Handedness: Right

Bio

Bio: Doughty is a Canadian defenceman who was selected second overall by the Kings in the 2008 Draft. Doughty made his NHL debut in 2008 as an 18-year-old and was named to the All-Rookie Team. He is a two-time Stanley Cup champion with the Kings, a two-time Olympic gold medallist with the Canadian national team, and a Norris Trophy finalist.

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Tyler Toffoli

#73 | 6′ 1″ | 200 lb | Age: 24

Born: April 24, 1992
Birthplace: Scarborough, ON, CAN
Position: C
Handedness: Right

Bio

Toffoli is a Canadian professional ice hockey forward, drafted by the Kings in the second round of the 2010 Draft. Toffoli scored his first career NHL goal in his second game in a 4–0 victory over the Phoenix Coyotes in 2013. He was also named the 2012–13 AHL All-Rookie Team.
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Jeff Carter

#77 | 6′ 4″ | 215 lb | Age: 31

Born: January 1, 1985
Birthplace: London, ON, CAN
Position: C
Handedness: Right

Bio

Carter began his hockey career playing in the Ontario Hockey League in Canada before joining the AHL and playing for the Philadelphia Flyers. He was then traded to the Colombus Blue jackets before joining the LA Kings in 2012, where he has since won two Stanley Cups with the Kings.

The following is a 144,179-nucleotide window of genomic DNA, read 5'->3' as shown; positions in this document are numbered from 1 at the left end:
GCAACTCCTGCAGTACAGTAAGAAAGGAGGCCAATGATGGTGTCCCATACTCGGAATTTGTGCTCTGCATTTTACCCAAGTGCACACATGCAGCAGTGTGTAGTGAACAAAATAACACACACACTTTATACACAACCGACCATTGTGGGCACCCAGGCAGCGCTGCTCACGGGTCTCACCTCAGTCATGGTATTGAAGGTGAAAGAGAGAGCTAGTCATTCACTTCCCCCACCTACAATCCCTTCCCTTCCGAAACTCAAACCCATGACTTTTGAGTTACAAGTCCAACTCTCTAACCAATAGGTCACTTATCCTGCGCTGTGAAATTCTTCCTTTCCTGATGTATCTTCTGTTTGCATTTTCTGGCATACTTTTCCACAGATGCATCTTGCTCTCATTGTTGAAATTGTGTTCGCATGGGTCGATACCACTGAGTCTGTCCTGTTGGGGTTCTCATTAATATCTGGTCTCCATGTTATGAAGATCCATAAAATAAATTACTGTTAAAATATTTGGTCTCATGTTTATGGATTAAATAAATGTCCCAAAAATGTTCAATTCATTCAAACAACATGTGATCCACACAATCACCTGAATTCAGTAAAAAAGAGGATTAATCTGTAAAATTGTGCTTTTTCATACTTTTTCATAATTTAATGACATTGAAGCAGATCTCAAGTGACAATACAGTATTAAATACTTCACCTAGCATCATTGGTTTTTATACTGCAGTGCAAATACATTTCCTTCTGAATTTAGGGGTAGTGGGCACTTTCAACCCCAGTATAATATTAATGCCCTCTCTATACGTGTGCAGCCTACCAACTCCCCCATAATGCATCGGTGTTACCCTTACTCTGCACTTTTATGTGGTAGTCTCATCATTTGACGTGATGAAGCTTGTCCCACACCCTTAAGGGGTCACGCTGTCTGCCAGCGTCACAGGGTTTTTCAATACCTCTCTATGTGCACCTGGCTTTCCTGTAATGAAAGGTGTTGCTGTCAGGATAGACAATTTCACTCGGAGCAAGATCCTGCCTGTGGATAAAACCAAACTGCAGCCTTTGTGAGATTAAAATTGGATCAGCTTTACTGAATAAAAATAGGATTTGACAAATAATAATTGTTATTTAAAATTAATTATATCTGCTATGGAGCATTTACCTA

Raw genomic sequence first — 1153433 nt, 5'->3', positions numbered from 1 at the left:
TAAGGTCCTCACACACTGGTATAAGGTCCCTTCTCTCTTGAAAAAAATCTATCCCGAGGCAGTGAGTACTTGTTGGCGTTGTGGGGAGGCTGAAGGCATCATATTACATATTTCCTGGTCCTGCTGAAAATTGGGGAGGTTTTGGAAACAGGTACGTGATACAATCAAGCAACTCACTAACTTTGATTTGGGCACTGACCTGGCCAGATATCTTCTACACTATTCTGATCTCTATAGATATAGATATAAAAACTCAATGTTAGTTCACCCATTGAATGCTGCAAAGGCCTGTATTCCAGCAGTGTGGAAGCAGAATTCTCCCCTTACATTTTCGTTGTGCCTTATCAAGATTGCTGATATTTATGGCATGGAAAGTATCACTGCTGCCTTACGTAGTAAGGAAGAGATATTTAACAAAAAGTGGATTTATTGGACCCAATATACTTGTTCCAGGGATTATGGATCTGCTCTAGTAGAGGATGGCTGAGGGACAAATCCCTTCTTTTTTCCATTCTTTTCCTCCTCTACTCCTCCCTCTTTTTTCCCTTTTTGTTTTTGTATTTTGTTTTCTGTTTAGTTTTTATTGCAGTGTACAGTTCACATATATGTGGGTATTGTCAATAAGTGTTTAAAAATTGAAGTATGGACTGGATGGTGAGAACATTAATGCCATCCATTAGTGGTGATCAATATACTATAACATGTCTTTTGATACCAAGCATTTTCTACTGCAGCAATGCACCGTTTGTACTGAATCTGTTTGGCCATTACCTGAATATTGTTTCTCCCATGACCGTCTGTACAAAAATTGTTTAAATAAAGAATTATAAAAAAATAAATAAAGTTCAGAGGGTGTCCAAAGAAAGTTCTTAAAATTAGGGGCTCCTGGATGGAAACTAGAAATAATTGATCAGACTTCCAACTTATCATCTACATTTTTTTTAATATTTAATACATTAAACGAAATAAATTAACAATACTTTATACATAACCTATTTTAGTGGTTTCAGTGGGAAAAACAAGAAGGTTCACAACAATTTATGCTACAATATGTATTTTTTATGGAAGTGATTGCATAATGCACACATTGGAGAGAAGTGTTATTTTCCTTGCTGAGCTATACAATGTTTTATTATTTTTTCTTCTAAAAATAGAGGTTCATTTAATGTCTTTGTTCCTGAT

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Jonathan Quick

#32 | 6′ 1″ | 218 lb | Age: 30

Born: January 21, 1986
Birthplace: Milford, CT, USA
Position: G
Handedness: Left

Bio

Bio: Quick is the current goaltender for the LA Kings and was selected by Los Angeles at the 2005 NHL Entry Draft. Previously, Quick was a silver medalist with USA at the 2010 Winter Olympics. He’s won two Stanley Cup championships with the Kings, along with being the most recent goaltender to be awarded the Conn Smythe Trophy as the Most Valuable Player (MVP) of the 2012 Stanley Cup playoffs.